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Early Start with John Berman and Zoraida Sambolin

Scores Killed in Central Gaza As Israel's Offensive Rages; U.S. Military Hits Kataib Hezbollah Targets In Iraq; Israel-Hamas War Center Stage in Democratic House Primaries; Winter Storm Hits the Plains, Widespread Travel Disruptions. Aired 5-5:30a ET

Aired December 26, 2023 - 05:00   ET



OMAR JIMENEZ, CNN ANCHOR: Hi, everyone. Welcome to our viewers in the United States and around the world. I'm Omar Jimenez, in for Kasie Hunt. It is Tuesday, December 26.

And we have got a lot to get to here. We're going to start with Israel's offensive raging on in Gaza this morning while the death toll soars. And a warning, some of the images that you're going to see are disturbing.

In Central Gaza, family members mourn their dead out beside the Al- Aqsa Hospital according to the Hamas-controlled health ministry. At least 250 people were killed and 500 injured in the last 24 hours.

Meanwhile, Israeli Prime Minister Benjamin Netanyahu was interrupted by angry shouts from family members of hostages still held in Gaza. It happened during a special session of parliament Monday, after he made a second wartime visit to the Palestinian territory, telling stories of a long fight to come, putting him at odds with the White House.


BENJAMIN NETANYAHU, ISRAELI PRIME MINISTER (through translator): Whoever talks about stopping, there's no such thing. We are not stopping. The war will continue until the end.


JIMENEZ: So, CNN's Nada Bashir joins us from London.

So, Nada, for starters, a source is telling CNN that Netanyahu dispatched a close confidant, Ron Dermer, to Washington for Gaza talks with the Biden administration.

What can we expect from those talks?

NADA BASHIR, CNN REPORTER: Look, Omar, we know that the U.S., the Biden administration, and the Israeli government have been keeping close contact over the course of the war. And this, of course, comes just days after President Biden spoke with Prime Minister Benjamin Netanyahu over the week. The focus has really been that call from the U.S., from the White

House to move towards what's being described as a lower intensity phase of the war. And as you mentioned, this has really put the U.S. at odds with Prime Minister Benjamin Netanyahu. He has said he believes this war will be a long fight ahead. He says that the war is not near being over at this stage.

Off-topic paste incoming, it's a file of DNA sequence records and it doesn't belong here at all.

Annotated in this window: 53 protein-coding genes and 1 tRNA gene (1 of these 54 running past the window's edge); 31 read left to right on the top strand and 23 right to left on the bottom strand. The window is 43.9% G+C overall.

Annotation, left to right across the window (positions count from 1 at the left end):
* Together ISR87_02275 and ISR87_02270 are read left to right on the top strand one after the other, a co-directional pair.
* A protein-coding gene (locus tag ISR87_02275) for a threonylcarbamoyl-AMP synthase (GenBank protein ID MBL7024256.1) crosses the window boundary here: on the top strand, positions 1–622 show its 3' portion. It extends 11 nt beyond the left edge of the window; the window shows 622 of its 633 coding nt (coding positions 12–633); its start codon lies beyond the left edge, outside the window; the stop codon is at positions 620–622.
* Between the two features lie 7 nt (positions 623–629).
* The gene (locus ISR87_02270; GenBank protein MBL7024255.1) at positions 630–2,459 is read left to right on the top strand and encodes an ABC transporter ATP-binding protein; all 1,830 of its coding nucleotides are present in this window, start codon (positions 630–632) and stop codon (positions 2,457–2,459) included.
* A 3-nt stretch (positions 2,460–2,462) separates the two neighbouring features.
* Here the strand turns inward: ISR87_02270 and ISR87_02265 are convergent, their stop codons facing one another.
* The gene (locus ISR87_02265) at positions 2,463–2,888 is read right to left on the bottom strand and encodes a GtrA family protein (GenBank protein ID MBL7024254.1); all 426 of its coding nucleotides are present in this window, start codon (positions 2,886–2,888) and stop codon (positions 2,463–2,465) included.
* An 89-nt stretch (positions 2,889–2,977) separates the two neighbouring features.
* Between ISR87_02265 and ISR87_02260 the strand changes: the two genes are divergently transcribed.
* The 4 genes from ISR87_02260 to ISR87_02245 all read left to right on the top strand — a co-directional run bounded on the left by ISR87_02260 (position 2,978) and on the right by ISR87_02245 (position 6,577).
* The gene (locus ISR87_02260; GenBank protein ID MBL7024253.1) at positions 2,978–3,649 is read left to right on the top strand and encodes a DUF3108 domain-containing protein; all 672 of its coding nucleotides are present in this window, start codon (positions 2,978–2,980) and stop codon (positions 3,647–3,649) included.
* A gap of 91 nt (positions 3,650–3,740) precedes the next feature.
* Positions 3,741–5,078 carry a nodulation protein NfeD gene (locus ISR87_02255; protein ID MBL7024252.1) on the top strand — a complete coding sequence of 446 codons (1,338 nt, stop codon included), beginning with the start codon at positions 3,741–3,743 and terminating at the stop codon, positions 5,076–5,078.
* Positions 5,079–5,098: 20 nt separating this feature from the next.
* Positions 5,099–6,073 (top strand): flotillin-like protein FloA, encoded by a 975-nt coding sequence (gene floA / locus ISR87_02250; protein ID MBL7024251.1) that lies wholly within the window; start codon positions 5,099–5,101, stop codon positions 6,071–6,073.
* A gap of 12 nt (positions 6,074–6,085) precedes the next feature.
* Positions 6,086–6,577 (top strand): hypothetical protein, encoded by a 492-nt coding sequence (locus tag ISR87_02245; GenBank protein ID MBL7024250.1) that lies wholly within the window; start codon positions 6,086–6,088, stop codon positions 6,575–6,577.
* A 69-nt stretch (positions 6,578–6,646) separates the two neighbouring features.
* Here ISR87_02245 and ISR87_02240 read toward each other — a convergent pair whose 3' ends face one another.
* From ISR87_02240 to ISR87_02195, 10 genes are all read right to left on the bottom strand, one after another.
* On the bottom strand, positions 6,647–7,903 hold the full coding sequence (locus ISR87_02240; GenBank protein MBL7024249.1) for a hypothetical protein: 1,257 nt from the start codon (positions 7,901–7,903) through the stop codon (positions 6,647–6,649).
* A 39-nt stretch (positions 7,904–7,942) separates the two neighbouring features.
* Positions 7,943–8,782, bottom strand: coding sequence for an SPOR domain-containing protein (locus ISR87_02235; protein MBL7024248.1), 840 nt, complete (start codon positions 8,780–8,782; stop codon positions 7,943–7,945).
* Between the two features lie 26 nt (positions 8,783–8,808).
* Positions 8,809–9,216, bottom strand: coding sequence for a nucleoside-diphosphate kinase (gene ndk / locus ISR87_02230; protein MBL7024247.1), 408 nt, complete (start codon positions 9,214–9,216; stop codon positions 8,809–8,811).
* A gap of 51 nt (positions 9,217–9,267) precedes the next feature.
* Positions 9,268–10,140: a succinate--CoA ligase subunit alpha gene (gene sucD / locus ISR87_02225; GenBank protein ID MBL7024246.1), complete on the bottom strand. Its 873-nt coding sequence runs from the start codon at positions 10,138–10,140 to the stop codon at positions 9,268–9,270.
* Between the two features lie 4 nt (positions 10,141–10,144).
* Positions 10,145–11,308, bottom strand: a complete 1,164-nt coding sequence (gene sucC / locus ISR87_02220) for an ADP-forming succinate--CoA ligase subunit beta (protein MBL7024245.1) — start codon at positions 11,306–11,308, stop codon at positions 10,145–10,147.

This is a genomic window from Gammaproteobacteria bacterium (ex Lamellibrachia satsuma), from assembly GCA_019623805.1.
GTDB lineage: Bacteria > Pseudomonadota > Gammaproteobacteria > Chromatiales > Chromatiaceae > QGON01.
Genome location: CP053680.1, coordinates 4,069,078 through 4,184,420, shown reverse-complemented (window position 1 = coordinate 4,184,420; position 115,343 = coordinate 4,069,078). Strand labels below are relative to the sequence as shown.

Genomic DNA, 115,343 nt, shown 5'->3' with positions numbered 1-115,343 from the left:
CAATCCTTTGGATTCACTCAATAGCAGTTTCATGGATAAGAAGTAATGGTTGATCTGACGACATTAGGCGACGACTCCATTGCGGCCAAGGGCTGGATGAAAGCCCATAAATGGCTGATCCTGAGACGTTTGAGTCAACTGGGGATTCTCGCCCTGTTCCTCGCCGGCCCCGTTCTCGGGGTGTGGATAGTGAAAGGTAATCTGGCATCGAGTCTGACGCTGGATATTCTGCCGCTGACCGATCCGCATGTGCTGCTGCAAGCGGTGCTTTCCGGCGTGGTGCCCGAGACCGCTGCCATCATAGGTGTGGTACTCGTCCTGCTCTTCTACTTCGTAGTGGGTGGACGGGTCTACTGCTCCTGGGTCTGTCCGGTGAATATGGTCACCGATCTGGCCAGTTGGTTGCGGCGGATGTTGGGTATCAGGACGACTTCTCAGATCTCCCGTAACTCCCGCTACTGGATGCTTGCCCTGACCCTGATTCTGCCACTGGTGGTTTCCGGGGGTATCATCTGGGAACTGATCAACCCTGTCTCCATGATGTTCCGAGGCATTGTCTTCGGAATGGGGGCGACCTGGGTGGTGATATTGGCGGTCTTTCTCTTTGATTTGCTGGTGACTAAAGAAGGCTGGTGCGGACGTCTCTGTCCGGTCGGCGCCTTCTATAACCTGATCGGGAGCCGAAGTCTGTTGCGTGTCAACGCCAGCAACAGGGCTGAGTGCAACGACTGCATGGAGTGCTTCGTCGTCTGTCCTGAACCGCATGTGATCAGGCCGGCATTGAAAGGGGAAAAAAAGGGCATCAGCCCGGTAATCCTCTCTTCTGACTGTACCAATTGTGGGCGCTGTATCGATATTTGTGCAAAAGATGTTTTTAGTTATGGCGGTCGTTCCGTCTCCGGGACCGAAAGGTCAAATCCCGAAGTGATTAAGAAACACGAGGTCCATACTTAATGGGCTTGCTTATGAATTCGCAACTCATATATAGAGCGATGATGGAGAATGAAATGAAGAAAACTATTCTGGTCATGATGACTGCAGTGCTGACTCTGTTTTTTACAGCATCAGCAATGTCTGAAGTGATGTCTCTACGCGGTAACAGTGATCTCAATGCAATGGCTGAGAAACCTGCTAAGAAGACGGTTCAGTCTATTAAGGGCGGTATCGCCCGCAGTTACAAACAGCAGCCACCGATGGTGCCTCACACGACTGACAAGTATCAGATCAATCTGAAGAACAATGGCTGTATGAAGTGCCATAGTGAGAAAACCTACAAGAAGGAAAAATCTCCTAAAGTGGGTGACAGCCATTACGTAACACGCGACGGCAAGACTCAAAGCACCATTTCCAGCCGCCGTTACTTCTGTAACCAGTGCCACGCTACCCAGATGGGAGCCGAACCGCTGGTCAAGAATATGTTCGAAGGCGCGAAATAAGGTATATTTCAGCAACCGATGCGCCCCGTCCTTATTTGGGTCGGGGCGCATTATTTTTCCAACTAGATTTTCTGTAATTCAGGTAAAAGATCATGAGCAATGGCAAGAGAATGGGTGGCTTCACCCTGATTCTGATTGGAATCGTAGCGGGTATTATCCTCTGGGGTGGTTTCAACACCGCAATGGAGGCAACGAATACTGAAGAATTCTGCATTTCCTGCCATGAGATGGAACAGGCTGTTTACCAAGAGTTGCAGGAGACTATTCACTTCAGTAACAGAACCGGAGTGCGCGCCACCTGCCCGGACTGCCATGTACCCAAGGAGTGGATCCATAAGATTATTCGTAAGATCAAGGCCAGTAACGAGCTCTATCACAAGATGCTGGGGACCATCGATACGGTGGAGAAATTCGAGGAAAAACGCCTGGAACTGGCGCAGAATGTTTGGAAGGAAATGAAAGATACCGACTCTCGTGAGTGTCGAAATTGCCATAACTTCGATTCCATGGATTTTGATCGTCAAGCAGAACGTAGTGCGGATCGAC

In fact, what we are seeing on the ground in the Gaza Strip is an expansion of Israel's military operation, both in its air campaign and ground operations in Gaza. We have seen those renewed evacuation warnings telling civilians in Central Gaza and southern Gaza to move. The question of where civilians can actually move under a blockade remains to be answered.

But, of course, there is mounting pressure. Of course, the U.S. is also feeling that pressure. The civilian death toll continues to soar, now topping 20,000 according to health officials on the ground in Gaza.

And, of course, while the U.S. has been calling on the Israeli government to move towards that lower intensity phase, we haven't had that vocal agreement from the Israeli government. Last week we did hear from the White House telling reporters that they had been assured, by the Israeli government, that they would begin to transition their operations towards that lower intensity phase. There are no clear timeline giving as to when we might expect to see that transition.

And, of course, this latest message from Benjamin Netanyahu that the war is, indeed, intensifying by the looks of things really stands against what the U.S. has been saying. So, clearly that is expected to be a primary focus of today's talks between Ron Dermer. This is, of course, somebody who has had a lot of experience in dealing and working with the U.S. government, who did as the Israeli ambassador to the United States under Benjamin Netanyahu, as you mentioned, a very close confidant of Benjamin Netanyahu. He is the minister for strategic affairs.

It'll be interesting to see what comes out of those meetings, but those operation developments will be a primary focus.